TSOP Members and Colleagues
We remember those who are no longer with us.
Please select a name from the listDoug Nichols, 1942 - 2010
Ralph J. Gray, 1923 - 2009
Peter A. Hacquebard, 1918 - 2005
John M. Hunt, 1918 - 2005
Martin Reinhardt, 1956 - 2005
Alan Bailey, 1938 - 2003
William A. Kneller, 1929 - 2002
Deborah W. Kuehn, 1954 - 2002
Ronald W. Stanton, 1951 - 2001
Marlies Teichmüller, 1914 - 2000
Alexander Cameron, 1927 - 2000
Ray Patalsky, 1936 - 1999
John R. Castaño, 1926 - 1997
William F. Berry, 1920 - 1994
Pieter van Gijzel, 1928 - 1994
Francis T.C. Ting, 1934 - 1989
Peter R. Johnson, 1955 - 1989
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Last modified 30 March 2010
Deborah W. Kuehn
1954 - 2002
Debbie came from Syracuse, New York, and graduated from Juniata College in central Pennsylvania with a bachelor's degree in Geology in 1976. She had met Ken Kuehn while at Juniata; they were married in 1977, attended graduate school together at Penn State, and had a daugher, Kerry Ann Kuehn, in 1980.
Her 1980 MS thesis in Geology addressed Offshore transgressive peat deposits of southwest Florida: evidence for a late holocene rise of sea level. Her 1983 PhD thesis was entitled Characterization of the organic structure of the Lower Kittanning coal seam using Fourier transform infrared spectroscopy and optical properties. Being at Penn State at that time meant that she was a graduate school colleague of many future TSOP officers.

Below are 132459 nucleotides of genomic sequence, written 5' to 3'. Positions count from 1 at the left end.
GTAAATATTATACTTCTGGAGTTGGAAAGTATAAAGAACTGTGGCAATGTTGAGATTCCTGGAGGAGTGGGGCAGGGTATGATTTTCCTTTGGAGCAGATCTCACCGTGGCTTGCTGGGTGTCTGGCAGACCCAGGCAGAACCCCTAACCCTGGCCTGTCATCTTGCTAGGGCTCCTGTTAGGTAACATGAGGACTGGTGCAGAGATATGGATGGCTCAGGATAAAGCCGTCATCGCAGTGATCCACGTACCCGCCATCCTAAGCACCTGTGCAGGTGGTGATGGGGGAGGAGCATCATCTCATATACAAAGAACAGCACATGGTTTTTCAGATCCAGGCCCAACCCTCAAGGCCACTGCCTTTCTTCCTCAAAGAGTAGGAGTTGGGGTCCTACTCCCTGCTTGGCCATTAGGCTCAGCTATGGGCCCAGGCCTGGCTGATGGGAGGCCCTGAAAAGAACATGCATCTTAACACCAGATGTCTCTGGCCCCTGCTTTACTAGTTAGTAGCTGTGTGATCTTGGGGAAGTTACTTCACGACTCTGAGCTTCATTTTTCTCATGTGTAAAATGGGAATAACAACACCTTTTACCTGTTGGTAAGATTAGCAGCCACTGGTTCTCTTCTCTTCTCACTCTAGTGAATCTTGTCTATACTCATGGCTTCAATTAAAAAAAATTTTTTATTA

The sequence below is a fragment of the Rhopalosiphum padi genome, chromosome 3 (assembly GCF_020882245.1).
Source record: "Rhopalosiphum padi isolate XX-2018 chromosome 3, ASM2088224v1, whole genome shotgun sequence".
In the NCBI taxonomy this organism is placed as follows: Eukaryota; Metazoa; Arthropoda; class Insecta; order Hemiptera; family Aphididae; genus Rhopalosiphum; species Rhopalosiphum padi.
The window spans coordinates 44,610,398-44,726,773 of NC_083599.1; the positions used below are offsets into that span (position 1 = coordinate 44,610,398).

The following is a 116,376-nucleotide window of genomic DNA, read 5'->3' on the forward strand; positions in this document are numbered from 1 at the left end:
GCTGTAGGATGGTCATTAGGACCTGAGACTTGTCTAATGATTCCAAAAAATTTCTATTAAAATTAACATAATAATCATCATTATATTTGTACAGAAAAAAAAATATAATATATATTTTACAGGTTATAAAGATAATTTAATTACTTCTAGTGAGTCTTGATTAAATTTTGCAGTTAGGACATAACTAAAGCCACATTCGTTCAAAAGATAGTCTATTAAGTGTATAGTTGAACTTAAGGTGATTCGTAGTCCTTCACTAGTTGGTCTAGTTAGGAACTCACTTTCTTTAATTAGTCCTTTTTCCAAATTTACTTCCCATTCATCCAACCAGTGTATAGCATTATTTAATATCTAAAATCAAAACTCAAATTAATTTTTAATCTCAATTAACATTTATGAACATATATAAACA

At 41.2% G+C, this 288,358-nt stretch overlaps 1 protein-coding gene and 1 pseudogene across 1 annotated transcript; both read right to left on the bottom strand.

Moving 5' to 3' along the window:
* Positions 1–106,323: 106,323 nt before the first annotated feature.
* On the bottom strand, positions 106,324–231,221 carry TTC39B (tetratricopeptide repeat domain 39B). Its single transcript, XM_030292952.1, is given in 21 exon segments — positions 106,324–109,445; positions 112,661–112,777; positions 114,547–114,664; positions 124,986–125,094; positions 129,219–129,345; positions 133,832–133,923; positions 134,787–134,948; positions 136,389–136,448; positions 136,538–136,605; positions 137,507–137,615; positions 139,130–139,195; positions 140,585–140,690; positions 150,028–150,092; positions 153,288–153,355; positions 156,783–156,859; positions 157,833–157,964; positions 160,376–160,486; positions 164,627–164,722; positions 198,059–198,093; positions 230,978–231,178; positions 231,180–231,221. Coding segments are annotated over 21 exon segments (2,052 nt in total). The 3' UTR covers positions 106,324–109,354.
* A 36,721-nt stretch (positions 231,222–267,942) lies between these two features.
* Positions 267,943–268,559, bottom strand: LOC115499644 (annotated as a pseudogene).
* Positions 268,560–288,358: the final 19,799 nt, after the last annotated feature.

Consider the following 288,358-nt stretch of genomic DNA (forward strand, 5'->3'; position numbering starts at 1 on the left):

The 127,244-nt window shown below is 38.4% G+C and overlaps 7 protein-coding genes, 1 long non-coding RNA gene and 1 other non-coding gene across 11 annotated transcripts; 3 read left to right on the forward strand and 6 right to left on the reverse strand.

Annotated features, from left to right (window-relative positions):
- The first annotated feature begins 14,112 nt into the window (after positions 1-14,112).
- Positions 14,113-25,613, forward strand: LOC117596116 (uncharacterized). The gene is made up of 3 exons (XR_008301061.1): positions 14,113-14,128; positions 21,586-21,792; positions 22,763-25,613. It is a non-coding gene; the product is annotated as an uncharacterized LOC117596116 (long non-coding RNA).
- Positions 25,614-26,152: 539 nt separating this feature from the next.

Debbie held positions with the Department of Geosciences at the University of Tennessee, Chattanooga, and the Western Kentucky University departments of Chemistry and Geogaphy/Geology. While at WKU she spent four years as Editor of the Journal of Coal Quality which was published there. She joined the full-time faculty there in 1991 and retired as Associate Professor in the Geography/Geology Department in 1998 for health reasons. That Department's memorial page (see below) notes: "She taught introductory geology, historical geology, sedimentology, and paleontology in the WKU geology program. During her academic career, Debbie was author or co-author on 33 technical publications in a variety of geoscience subdisciplines and acquired nearly $100,000 in funding to support research for herself and her students. Debbie worked closely with students and was appreciated by them for her easy communication of often-complex material and her genial personality. "
The Western Kentucky University Department of Geography/Geology maintains a memorial page for her, which notes her many interests and her caring, helpful and productive personality.